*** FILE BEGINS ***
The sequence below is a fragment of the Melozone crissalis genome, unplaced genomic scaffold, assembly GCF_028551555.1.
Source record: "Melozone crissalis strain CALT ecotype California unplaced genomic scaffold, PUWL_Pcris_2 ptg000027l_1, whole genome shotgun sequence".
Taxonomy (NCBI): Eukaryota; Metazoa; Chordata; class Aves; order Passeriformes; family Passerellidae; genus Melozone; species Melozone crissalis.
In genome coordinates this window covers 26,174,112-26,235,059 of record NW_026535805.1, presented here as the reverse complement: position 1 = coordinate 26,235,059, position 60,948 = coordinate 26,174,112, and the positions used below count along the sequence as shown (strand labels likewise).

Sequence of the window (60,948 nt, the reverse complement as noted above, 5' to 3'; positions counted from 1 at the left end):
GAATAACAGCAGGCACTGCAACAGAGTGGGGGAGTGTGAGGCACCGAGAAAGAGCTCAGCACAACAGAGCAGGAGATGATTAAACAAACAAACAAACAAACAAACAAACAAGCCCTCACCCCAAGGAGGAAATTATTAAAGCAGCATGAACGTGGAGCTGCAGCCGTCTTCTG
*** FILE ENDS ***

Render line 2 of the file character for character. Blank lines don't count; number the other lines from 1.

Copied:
Source record: "Melozone crissalis strain CALT ecotype California unplaced genomic scaffold, PUWL_Pcris_2 ptg000027l_1, whole genome shotgun sequence".